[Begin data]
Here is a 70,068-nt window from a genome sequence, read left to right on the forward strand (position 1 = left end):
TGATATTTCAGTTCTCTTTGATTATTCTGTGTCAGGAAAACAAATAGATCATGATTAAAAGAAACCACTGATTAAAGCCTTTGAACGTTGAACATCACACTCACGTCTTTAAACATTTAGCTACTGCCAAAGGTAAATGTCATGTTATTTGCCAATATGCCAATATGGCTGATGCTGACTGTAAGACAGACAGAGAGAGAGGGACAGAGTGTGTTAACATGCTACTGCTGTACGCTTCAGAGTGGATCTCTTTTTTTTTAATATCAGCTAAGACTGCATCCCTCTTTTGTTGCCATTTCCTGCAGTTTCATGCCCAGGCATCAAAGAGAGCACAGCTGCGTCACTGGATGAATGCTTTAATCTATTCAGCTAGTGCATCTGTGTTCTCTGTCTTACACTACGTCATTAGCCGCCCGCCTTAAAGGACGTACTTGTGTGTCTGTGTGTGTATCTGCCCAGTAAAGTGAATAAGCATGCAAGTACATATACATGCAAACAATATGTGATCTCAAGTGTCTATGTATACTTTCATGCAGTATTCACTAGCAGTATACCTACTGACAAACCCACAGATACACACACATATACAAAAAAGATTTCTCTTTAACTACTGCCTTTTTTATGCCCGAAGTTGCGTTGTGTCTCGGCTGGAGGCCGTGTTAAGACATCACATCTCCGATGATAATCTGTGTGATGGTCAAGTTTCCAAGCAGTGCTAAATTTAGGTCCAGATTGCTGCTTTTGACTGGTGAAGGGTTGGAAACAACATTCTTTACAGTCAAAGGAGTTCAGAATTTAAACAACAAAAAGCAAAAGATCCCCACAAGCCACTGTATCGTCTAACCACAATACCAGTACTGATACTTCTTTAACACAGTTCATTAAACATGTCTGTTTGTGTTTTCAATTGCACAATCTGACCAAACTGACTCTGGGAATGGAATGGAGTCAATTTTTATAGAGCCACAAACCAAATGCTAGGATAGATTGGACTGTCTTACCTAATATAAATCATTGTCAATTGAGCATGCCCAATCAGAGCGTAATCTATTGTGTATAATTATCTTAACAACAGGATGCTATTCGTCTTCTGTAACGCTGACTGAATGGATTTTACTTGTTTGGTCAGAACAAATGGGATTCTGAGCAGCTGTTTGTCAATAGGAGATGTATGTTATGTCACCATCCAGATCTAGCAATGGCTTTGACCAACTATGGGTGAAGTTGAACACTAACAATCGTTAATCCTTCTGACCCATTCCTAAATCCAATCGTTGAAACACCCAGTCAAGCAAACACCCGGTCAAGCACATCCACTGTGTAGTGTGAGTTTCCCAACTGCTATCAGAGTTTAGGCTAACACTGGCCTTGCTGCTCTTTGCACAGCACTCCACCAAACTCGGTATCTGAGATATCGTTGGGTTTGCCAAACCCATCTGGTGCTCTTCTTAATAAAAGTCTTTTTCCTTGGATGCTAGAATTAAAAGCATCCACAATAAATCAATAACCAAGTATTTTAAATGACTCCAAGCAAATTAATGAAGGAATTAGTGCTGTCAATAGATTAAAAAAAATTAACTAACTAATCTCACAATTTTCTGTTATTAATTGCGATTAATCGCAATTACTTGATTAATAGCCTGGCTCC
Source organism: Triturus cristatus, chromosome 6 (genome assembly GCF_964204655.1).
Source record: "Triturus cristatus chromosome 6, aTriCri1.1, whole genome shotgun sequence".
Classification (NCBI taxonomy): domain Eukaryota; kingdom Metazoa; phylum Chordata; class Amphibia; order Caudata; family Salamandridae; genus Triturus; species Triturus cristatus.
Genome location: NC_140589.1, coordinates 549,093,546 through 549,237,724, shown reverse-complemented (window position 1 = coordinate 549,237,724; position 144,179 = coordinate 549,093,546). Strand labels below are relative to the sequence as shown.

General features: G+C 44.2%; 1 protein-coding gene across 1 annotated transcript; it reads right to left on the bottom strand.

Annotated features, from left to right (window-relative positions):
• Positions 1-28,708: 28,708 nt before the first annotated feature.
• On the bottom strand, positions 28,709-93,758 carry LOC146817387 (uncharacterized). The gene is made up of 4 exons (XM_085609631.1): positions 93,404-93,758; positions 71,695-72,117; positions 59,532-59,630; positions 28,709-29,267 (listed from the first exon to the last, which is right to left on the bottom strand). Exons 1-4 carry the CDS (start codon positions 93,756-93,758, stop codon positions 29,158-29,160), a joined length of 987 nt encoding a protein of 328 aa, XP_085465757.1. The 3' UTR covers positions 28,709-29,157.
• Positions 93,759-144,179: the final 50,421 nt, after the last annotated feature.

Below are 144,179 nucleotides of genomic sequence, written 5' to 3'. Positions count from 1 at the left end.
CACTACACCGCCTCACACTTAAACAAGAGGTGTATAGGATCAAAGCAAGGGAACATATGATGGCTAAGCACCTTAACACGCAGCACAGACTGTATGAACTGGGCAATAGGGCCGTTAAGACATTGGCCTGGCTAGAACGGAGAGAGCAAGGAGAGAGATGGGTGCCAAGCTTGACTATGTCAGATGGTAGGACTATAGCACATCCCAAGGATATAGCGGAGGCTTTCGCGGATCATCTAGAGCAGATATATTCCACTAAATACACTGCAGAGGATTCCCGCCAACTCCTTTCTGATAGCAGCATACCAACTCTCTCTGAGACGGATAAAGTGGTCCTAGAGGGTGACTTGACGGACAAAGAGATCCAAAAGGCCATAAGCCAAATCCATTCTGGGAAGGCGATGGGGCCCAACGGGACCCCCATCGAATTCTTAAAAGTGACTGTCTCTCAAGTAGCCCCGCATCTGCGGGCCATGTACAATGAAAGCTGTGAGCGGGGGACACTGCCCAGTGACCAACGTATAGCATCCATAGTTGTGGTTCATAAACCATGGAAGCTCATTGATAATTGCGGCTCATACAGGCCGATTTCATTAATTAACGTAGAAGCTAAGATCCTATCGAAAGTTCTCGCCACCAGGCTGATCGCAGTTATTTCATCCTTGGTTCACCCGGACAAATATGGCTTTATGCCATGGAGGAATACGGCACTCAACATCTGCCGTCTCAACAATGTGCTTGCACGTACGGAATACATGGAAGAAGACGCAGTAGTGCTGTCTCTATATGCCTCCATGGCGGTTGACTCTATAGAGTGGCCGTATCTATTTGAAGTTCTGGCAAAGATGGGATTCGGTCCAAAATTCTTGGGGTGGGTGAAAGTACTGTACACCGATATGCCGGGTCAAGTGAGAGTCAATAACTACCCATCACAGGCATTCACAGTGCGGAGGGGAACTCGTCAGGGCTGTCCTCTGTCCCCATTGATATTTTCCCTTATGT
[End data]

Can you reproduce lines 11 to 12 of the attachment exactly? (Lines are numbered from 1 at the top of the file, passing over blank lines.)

• Positions 93,759-144,179: the final 50,421 nt, after the last annotated feature.

Below are 144,179 nucleotides of genomic sequence, written 5' to 3'. Positions count from 1 at the left end.